As Bangladesh is approaching the milestone of becoming a middle-income country, donors are gradually shifting their priorities. Traditional fundings from bilateral and multilateral sources are drying up triggering a need for considering alternative funding for achieving the sustainable development goals.
On December 17, Desperately Seeking Development Experts (DSDE) held the second session of its 7 day-long symposium on the topic "Alternative Financing for Development Interventions: A Closer Look". Peter Vanderwal, Innovative Finance Expert and Founder of Stratigos was the keynote speaker at the event and Afsana Islam, Private Sector Development Advisor and Deputy Team Leader, Growth and Private Sector Development, Foreign Commonwealth and Development Office was present as a guest speaker. The whole session was moderated by DSDE founder and Managing Director of Innovision Consulting Private Limited, Md Rubaiyath Sarwar.
The keynote speaker Peter Vanderwal opened his lecture by establishing both the brighter and darker sides of the current state of financing. On the positive side currently, the world including Bangladesh has an increasing amount of wealth, growth in technological inventions and more inclusivity in case of human rights. On the other hand, there is an estimated 4 trillion dollar financing gap for achieving SDGs and moreover, the world has been facing an unprecedented amount of natural calamities in recent years.
Bangladesh is failing to utilise its existing financial resources to finance the SDGs, remarked Afsana Islam. "In order to achieve success in innovative financing, first, we need to ensure the maximum utilisation of the funds in financial sources we currently have in hand", she said.
Blended finance is one of the major and easy to understand examples of innovative financing where commercial and development financing is merged to lower the risks associated with private sector funding to finance projects in key development sectors, according to the keynote speaker. "Blended finance has to be strategically targeted based on a careful assessment of what works in different contexts and geographies," he said in his presentation.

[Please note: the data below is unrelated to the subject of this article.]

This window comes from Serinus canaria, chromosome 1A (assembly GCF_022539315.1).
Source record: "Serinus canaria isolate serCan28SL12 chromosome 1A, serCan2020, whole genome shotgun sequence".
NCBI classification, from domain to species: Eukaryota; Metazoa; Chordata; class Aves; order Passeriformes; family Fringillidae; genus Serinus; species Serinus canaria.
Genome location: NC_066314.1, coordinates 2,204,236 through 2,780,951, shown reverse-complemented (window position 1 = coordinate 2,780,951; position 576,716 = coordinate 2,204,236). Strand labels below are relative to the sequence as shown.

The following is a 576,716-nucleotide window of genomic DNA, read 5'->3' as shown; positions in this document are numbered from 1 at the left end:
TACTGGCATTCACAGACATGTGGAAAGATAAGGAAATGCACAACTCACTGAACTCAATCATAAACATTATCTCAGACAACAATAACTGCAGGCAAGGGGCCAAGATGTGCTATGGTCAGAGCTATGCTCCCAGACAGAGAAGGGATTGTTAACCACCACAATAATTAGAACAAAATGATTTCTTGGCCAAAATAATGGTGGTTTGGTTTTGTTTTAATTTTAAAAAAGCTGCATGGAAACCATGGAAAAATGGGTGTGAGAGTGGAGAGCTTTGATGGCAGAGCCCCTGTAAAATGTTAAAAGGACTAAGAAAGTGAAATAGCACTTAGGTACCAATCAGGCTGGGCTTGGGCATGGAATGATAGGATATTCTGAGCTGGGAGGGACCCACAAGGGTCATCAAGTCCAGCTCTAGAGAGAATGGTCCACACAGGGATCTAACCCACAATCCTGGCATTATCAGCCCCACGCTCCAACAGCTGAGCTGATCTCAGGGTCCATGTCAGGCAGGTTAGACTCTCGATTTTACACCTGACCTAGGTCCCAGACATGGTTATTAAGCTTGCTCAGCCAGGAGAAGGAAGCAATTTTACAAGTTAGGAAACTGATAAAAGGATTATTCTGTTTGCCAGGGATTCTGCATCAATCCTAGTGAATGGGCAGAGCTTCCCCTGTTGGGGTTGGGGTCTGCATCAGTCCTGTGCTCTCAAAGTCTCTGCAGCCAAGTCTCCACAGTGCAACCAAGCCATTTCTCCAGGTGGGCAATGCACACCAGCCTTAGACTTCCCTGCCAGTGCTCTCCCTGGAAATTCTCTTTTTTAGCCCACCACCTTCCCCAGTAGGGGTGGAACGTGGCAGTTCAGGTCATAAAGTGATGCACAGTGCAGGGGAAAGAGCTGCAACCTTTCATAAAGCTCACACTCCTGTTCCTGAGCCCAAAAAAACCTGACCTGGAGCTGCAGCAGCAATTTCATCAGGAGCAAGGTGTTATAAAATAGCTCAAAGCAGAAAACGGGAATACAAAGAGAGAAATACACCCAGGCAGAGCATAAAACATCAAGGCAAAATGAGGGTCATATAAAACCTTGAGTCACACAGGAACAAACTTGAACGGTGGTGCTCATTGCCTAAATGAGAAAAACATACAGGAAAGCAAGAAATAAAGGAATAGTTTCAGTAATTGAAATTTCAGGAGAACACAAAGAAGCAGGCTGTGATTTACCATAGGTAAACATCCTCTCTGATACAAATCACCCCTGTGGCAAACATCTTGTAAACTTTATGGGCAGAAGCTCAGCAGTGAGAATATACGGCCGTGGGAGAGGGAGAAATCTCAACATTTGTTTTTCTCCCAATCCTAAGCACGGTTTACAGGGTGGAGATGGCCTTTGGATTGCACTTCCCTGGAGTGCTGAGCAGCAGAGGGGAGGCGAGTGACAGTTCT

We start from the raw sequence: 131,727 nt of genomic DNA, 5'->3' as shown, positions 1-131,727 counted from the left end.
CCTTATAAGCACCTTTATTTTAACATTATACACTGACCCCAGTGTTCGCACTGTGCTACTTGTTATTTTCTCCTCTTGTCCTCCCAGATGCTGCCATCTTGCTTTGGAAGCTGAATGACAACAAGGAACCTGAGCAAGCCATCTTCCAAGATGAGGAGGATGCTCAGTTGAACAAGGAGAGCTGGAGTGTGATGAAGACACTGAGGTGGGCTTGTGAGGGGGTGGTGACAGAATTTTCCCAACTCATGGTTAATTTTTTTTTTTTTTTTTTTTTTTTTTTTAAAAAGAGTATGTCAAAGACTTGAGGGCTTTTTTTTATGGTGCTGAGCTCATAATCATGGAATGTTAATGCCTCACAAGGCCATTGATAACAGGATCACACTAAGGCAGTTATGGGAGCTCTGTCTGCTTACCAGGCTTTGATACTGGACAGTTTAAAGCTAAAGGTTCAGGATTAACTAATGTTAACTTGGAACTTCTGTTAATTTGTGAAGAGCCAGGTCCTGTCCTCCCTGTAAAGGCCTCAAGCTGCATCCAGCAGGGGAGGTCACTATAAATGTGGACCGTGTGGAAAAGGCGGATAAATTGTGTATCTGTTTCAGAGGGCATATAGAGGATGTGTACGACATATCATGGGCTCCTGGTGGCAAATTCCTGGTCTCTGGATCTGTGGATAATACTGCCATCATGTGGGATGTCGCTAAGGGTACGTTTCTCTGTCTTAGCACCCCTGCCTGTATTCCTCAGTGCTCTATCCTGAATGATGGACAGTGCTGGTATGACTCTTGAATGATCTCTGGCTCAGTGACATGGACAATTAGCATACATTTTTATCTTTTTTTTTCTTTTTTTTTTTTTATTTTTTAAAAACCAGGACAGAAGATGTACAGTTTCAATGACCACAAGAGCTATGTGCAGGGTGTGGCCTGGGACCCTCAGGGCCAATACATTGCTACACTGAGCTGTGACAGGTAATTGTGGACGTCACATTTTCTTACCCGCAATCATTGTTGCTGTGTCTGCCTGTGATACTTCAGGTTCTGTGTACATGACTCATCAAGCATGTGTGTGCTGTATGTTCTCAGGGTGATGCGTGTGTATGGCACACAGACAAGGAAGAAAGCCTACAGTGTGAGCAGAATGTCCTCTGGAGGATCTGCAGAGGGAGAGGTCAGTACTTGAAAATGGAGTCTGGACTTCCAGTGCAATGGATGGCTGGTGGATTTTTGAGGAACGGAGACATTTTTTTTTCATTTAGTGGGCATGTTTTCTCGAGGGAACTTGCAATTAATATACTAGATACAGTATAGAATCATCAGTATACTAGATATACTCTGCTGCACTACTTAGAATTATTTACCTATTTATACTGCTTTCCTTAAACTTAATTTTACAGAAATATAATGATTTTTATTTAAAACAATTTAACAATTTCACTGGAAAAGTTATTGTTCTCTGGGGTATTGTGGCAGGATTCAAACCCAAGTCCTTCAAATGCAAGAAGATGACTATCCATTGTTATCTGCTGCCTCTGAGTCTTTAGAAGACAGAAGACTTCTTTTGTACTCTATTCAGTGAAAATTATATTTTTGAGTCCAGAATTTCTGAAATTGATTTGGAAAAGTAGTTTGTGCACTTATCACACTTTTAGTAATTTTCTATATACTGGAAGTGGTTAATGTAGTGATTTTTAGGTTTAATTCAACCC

Even though on a small scale blended financing is being introduced to some of the large businesses in the health and manufacturing sector of Bangladesh, financing the small and medium business still remains a challenge. Alternate assessment mechanism that links up to the fund managers needs to be developed in order to reach the medium and smaller tier businesses.
Another form of alternative financing discussed in the session was Impact Investment. Impact investment is a middle ground between traditional investing and philanthropy, where the sole purpose is not only to gain profit but also to animate the forces to achieve the goal of development. Monitoring the achievement of goals is necessary because without it, most investors will only aim to maximise their profit.
The keynote speaker also focuses on Pay For Results (PfR), an investment strategy where the funder sets a financial or other incentives for an entity to deliver a predefined outcome and rewards accordingly based on the result. Impact bonds are based on the concept of Pay For Results. They have the potential to drive greater efficiency, results and participation of private and institutional investors in the delivery of development projects. The government and the donors need to work together to set a good example for PfR to attract money from the private sector.
The discussion ended concluding that lowering risk, incentivising the private sectors and accountability are some of the prerequisites for facilitating alternate investment. There is no one size fits all solution to this problem. The public and the private sector have to work together to create a sector-specific method of investment.
Khandakar Iffah is a third-year student of the Department of Economics, University of Dhaka. [email protected]